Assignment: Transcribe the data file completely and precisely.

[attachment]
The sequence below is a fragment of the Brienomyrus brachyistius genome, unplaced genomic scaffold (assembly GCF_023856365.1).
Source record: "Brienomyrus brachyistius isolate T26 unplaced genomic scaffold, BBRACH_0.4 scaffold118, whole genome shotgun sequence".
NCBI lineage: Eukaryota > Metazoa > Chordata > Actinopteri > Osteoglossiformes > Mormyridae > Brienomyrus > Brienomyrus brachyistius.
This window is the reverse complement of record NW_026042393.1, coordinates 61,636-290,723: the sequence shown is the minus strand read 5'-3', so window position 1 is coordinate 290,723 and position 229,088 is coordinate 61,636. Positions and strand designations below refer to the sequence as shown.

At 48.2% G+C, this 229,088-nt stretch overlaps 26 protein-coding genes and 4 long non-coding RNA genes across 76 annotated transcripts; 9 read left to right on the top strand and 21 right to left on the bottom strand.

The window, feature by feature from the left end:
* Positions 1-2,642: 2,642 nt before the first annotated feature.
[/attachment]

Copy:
The sequence below is a fragment of the Brienomyrus brachyistius genome, unplaced genomic scaffold (assembly GCF_023856365.1).
Source record: "Brienomyrus brachyistius isolate T26 unplaced genomic scaffold, BBRACH_0.4 scaffold118, whole genome shotgun sequence".
NCBI lineage: Eukaryota > Metazoa > Chordata > Actinopteri > Osteoglossiformes > Mormyridae > Brienomyrus > Brienomyrus brachyistius.
This window is the reverse complement of record NW_026042393.1, coordinates 61,636-290,723: the sequence shown is the minus strand read 5'-3', so window position 1 is coordinate 290,723 and position 229,088 is coordinate 61,636. Positions and strand designations below refer to the sequence as shown.

At 48.2% G+C, this 229,088-nt stretch overlaps 26 protein-coding genes and 4 long non-coding RNA genes across 76 annotated transcripts; 9 read left to right on the top strand and 21 right to left on the bottom strand.

The window, feature by feature from the left end:
* Positions 1-2,642: 2,642 nt before the first annotated feature.